If your paper confirms climate change, you are more likely to get funding.
If your paper disproves it you get a Nobel prize.
I remember the antitrust trial of the 90s well. Yes, the judge said they should be broken up. The Bush took office and the whole matter was dropped. Nothing happened to them. Nothing's ever happened to them in the US.
The only place they've had any trouble is over in Europe. That means they can do whatever they want to American customers, they just have to watch themselves in the EU market. It's not at all unusual for companies to have different products for different markets and treat customers in different markets differently.
In case you haven't noticed, it's starting to happen. So far it's a small effect compared to coal mine fires, but it's there, and increasing.
If you're including recent figures, then you need to figure in that oceanic pollution is disrupting the life of plankton, which produce most of the oxygen in the atmosphere. I doubt that the figures are recent enough to reflect the recent plankton die-offs, but expect the Oxygen levels of the atmosphere to take a sharp dip over the next few centuries. (it's a pretty slow cycle.)
PHP? It's been my impression that right there you have identified one of the main security problems with your system.
FWIW, any rapid changeover is going to introduce its own costs and problems, but it is possible to write secure software which will generally pay for itself over time. Just not in the next quarter, or probably the next year. And you need to do decent Q/A testing before releasing the software. You still won't catch everything, but with the right design exploits won't propagate from module to module.
The real problem is trying to change too much too quickly and without sufficient Q/A. Doing that will save you money over the long term, but not over the short term, and it will mean that you don't adopt the latest glitz very quickly...and often not at all. So your image, as well as your actuality, won't be "cutting edge" but rather "solid and reliable". There are reasons the "cutting edge" is frequently called the "bleeding edge".
It's not using current technology that's the problem, it's that without unsafe methods you can't do remote administration, and it's more expensive to get someone to come in when you need to update the system. It's rather like a lot of the bugs that depend on bios flaws wouldn't be a problem is the bios couldn't be updated without throwing a local switch. And a lot of the complexity is mandated by marketing needs, not by technology.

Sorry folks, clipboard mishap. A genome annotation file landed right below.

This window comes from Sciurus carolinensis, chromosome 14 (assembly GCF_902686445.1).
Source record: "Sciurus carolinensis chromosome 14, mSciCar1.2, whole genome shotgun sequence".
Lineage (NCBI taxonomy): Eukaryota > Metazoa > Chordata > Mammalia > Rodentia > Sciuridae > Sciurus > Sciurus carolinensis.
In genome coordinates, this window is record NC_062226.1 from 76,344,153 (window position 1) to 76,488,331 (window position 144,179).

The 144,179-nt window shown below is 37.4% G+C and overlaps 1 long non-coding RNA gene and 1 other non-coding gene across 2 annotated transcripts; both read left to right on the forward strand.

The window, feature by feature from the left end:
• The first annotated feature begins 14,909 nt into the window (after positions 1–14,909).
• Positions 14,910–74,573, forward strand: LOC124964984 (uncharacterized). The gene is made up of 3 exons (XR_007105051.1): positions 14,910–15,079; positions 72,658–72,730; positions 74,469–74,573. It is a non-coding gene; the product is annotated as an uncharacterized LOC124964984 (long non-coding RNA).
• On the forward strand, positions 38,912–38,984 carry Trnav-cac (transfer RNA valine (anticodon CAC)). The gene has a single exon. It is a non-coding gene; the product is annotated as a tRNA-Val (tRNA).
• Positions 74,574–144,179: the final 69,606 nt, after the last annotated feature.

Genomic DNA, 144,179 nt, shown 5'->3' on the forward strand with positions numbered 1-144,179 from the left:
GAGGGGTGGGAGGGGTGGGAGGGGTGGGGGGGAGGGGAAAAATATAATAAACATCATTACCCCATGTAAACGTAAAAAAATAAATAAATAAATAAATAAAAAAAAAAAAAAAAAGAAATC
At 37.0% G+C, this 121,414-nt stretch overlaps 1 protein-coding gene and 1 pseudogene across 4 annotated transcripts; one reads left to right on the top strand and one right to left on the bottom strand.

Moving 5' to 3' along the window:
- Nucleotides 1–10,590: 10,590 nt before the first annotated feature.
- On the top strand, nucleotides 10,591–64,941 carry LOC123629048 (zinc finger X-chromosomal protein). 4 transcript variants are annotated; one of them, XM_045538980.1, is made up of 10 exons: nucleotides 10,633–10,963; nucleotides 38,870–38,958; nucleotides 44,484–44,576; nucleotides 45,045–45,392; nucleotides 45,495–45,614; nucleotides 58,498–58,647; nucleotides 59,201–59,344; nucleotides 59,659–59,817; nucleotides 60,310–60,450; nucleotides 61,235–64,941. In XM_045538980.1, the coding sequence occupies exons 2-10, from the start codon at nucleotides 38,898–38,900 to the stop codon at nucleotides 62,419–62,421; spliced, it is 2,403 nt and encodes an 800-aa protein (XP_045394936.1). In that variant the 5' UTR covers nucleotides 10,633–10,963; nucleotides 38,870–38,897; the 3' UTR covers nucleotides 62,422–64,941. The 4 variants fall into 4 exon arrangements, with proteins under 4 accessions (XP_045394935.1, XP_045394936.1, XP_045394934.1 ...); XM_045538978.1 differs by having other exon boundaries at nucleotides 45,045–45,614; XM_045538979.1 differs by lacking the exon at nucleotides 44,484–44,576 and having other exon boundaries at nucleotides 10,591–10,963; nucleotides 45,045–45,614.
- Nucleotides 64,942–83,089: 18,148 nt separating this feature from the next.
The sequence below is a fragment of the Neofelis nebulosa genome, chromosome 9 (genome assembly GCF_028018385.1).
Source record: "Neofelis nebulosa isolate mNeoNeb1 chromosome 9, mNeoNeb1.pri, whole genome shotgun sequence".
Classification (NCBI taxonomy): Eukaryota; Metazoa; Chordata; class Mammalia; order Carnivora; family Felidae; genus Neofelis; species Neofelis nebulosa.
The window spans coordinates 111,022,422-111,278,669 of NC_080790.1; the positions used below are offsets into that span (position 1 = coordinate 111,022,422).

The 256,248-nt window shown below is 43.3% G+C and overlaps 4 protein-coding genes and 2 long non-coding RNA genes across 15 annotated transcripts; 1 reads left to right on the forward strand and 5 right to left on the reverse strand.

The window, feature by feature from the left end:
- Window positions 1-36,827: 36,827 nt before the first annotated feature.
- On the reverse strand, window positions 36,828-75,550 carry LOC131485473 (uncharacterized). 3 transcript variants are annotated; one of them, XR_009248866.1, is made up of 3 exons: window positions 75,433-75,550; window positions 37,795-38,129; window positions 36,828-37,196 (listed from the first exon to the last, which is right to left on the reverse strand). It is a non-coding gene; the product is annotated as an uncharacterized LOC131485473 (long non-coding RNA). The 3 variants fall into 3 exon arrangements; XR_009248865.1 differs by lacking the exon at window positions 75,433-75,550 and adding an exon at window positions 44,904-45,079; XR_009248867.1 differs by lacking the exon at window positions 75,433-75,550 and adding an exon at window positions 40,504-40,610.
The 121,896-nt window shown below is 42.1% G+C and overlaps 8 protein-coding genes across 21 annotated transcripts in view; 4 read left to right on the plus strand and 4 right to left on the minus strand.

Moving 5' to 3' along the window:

It's my suspicion that a really safe network would be much cheaper, but this means you need the manufacturers selling things that require the equivalent of moving a jumper before you could update them, or perhaps even install executable software. It's not something that's cheaper if only one company does it...unless that company is, say, Intel.
That *can* be correct, but whether it is or not depends on other circumstances. Your argument is valid for legality, but not for ethics. And it's quite reasonable to claim that a person who cancels a contract is acting unethically, even though it's often an invalid claim.
Say what? For one thing, Microsoft has lost some of the biggest lawsuits and been subject to some of the most severe penalties in the modern corporate tech sector.
Citation needed. This sounds like something out of an alternative universe.
One or the other, but it won't be because of my vote.
So your vote has no effect on the election, then? You're choosing to use your vote in a way that deliberately reduces its impact on SCOTUS nominees?
So which do you prefer: liberal or conservative SCOTUS judges? There are real, substantive differences between them. If you DO have a preference, why are you choosing to use your vote in a way that you claim will not express that preference? Or, do you live in a state where you know that by withholding your vote from a candidate that actually can win, you know that you're already supporting the viable candidate that will sit the judges you want? Address this issue in less of a cop-out, non-answer way than you already have.
If you think the intolerance exists on only one side you are blind, probably willfully so. And it's as reasonable to call the right hypocritical for that as the left. (At one point it was more reasonable, but you don't often find the right any longer even pretending to be strict constitutionalists.)
FWIW, I have more sympathy for that stated goals of the left than of the right, but in both cases their stated goals would result in a non-functional society. And there are, in both cases, adequate grounds for not trusting the purported candidate wielders of power with even the intent of accomplishing many of the stated goals. And in both cases most of the ones they are most likely to attempt to accomplish are the ones I would really rather they forgot. There are some exceptions, e.g. Hillary might actually try to improve the cost of education.